War and History Fiction posted July 2, 2014

This work has reached the exceptional level
The forgotten ones.

OUT OF THE BLUE. (Shot at Dawn. pt1)

by write hand blue

                  ~ Out of the Blue ~

                    A book of stories
                  Chapter one part one

             Shot at Dawn 




I thought it appropriate at this time while we commemorate the men who fought in World War One, that we think about the 306 men, (and boys), of Britain and the Commonwealth who were tragically executed and branded as cowards and deserters by the British military. Whose names appear on NO memorials.

It is generally regarded that the majority of these unfortunates were suffering from post-traumatic stress syndrome and/or combat stress reaction. After what was usually a perfunctory court martial of about thirty minutes, often without legal defence. This led to between 10-12% of the cases sentenced to be -- 'SHOT AT DAWN'...

The title I have taken from the 'Shot At Dawn ' memorial in Staffordshire. Picture above.

*all names used in this story are fictitious.


1725 hrs. 14th November 1915.
About thirty miles south west of Calais.

Got the shakes again. Can't help it, started 4pm this afternoon when the verdict was read out by a 'prig' of an Officer.

Nearly fainted I did, as a red mist rose up behind my eyes. Took the strong hands of the two military policemen one each side of me, to keep me on my feet. Expected a sentence of six months in the glass-house. Got that wrong, didn't I? A grim, high pitched laugh escaped my lips, at the memory of it.

"Must keep a hold of myself."

I must admit I struggled to keep my emotions on an even keel. Did this make me a coward? Nahh, not at all -- I've seen my mates weeping for their loved ones just before battle. Oh, how I hated that word coward. They weren't cowards, nor was I. My thoughts were interrupted as the small hatch in the black cell door slid open. It was, of course, Sergeant Malone.

"How is the prisoner, Private Robert Baker?"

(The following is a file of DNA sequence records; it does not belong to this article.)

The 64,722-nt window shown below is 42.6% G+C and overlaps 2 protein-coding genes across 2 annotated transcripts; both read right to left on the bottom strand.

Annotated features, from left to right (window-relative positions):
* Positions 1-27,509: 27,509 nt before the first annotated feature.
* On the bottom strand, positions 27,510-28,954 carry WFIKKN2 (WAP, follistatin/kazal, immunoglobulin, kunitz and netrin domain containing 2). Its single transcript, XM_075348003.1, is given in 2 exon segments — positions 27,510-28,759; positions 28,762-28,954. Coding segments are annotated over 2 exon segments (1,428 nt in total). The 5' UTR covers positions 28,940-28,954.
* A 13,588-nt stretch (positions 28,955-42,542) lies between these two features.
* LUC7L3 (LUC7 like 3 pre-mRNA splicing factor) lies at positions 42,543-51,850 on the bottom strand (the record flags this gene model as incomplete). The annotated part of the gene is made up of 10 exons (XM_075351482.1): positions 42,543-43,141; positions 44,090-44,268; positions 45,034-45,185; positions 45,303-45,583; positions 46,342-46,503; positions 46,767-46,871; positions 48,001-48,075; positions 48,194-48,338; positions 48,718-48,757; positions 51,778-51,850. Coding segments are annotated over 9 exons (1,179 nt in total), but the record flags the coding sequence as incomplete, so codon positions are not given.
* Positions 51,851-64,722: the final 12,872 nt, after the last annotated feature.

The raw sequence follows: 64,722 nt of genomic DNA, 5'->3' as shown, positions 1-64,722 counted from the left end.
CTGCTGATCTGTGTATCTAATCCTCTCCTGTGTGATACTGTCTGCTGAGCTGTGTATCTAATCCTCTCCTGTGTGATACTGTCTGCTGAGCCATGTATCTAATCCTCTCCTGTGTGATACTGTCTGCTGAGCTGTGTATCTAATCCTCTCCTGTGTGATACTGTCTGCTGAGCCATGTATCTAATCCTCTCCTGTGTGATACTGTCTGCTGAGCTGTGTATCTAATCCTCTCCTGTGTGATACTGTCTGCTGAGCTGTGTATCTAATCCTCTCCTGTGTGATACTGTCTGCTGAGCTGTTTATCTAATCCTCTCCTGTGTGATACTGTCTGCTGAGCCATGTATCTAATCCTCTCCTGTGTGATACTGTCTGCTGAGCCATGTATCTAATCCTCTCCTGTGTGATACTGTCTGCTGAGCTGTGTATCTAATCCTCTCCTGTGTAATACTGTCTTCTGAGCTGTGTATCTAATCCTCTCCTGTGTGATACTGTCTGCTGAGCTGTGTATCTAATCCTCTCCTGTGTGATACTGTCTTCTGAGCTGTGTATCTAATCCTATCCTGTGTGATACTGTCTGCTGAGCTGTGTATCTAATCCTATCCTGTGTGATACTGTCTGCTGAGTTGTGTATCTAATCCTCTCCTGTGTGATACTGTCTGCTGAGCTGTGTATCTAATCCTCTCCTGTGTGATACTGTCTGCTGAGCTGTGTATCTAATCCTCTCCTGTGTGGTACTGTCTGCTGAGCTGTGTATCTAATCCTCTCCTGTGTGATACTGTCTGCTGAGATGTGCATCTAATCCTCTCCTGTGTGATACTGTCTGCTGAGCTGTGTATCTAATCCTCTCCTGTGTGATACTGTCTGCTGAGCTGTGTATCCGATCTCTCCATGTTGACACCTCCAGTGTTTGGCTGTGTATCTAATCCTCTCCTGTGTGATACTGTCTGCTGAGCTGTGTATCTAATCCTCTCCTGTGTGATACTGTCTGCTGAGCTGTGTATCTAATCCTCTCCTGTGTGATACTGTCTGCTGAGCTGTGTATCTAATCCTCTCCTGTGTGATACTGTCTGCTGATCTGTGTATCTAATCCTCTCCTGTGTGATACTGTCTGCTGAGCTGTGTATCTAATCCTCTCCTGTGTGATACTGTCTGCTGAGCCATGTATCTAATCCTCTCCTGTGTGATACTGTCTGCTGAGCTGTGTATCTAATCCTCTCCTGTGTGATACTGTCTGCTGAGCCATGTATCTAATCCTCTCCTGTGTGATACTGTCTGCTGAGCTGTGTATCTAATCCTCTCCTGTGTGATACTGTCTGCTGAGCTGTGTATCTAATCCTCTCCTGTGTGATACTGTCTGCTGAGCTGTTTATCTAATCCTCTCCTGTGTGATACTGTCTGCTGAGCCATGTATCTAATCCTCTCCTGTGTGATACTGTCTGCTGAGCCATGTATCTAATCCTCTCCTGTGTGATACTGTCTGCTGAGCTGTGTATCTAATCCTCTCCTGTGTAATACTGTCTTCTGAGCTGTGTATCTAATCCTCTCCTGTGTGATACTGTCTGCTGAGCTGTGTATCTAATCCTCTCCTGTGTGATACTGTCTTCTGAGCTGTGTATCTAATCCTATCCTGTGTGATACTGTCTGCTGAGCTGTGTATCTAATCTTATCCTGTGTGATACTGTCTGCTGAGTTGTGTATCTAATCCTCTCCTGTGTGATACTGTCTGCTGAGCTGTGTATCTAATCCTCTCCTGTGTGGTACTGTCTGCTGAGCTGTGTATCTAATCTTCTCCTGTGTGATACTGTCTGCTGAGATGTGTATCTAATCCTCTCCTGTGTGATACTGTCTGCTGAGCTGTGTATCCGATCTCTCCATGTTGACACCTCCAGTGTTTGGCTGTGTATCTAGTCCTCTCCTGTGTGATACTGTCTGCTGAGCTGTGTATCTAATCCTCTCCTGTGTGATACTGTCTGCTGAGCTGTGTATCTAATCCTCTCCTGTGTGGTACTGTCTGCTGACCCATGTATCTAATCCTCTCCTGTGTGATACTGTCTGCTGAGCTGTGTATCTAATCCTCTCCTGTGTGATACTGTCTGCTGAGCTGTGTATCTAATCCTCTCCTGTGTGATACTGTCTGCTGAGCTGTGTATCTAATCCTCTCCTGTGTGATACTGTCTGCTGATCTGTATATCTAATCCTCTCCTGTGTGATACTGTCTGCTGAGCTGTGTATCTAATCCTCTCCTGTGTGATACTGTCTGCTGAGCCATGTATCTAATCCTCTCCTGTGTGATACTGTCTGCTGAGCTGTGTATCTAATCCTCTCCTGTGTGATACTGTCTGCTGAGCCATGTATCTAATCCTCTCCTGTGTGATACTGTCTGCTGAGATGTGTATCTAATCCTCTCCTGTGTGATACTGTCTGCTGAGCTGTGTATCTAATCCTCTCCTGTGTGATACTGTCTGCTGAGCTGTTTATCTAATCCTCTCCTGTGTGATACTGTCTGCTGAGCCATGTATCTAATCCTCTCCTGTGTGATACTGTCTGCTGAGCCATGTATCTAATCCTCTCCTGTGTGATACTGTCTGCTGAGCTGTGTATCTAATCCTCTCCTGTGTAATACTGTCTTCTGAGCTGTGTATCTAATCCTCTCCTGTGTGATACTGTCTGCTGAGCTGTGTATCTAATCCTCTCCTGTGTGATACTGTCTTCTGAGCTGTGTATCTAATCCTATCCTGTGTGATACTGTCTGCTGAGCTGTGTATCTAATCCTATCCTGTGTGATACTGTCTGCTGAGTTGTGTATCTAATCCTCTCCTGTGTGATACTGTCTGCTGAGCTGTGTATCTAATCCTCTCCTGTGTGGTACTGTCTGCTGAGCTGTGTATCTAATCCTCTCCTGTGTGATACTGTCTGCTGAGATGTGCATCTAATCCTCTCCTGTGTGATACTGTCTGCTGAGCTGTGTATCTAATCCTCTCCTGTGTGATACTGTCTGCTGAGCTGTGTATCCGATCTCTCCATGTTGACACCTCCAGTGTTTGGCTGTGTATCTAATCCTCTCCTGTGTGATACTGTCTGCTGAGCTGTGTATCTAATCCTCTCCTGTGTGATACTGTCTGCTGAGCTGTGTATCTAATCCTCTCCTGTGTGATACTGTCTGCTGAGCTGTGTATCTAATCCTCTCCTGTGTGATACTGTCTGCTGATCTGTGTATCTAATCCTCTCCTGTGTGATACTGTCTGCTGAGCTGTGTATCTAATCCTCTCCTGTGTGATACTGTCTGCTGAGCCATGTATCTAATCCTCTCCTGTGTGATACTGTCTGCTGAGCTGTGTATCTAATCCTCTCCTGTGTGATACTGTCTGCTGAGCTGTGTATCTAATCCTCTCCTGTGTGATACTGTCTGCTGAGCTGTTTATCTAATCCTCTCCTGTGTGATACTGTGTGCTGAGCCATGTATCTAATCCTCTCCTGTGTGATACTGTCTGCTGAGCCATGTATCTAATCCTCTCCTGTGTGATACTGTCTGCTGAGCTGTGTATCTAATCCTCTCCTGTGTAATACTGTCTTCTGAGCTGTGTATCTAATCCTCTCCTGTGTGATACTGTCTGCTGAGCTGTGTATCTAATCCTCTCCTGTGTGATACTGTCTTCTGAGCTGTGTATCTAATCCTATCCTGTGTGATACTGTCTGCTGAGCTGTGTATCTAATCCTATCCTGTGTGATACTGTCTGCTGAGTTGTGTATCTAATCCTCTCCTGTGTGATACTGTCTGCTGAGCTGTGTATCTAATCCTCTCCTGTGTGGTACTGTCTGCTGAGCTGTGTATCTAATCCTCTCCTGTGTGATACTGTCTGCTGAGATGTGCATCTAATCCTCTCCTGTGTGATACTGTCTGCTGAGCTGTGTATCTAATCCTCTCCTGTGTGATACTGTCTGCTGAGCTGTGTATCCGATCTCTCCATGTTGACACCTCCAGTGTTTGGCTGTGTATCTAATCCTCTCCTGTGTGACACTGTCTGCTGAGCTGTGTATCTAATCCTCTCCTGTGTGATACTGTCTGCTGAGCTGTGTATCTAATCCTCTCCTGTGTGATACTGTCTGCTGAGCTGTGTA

"I'm OK, Sergeant Malone," I lied.

I felt like ignoring him as a small protest, but this would only make problems for the Sergeant, who seemed a decent type.

Been on my own in this small, cold prison cell for ten days. They wanted me to answer every blooming thirty minutes; my answer written in the duty log. This was just one more regulation in a world I didn't understand. Not the world I volunteered to fight for. Lied about my age, I did... You see, I joined last May, barely turned sixteen, told them eighteen. I was keen like thousands of my generation to fight for King and country. How misguided were we all, ' Lambs To The Slaughter.'

Today, they told me I was a liar when I gave them my true birth date. Couldn't even remember the false date.

Not sure where I am. Somewhere in northern France some fifteen miles or so behind our lines. Explosions could be heard in the distance. My hands were shaking good and proper again. Thoughts of the explosions gave me a good sweat despite the November chills. I found myself wishing that a shell would find its way and come down upon us. Thoughts of that final screech did nothing for my frayed nerves.

1800 hrs. The Sergeant passed my dinner through the door.

"Sergeant, when -- uhmn! Will it. I mean, what time--." I left it unsaid. I couldn't bring myself to say those words. "I think they told me at the court martial, but I'm not sure."

His eyes watched me and after a pause, mouthed the words, "0730 hours."

Why, oh why, did I ask? Yet of course, I should know when I'm going to be ---. My heart missed several beats, I couldn't even think that word. His eyes showed he understood.

"Listen, Son. It'll be over in a flash. You'll feel nothing."

I nodded, though I didn't believe him. Had to look brave. So I bit my lower lip to stop the tremor. Couldn't do anything about a little moisture in my eyes that could build up to a tear. I had to turn my head.

1930 hrs. That tin plate with bully beef, and overcooked carrots, cabbage and potato lay cold by my bed, a straw palliasse, there on the floor. All thoughts of eating forgotten.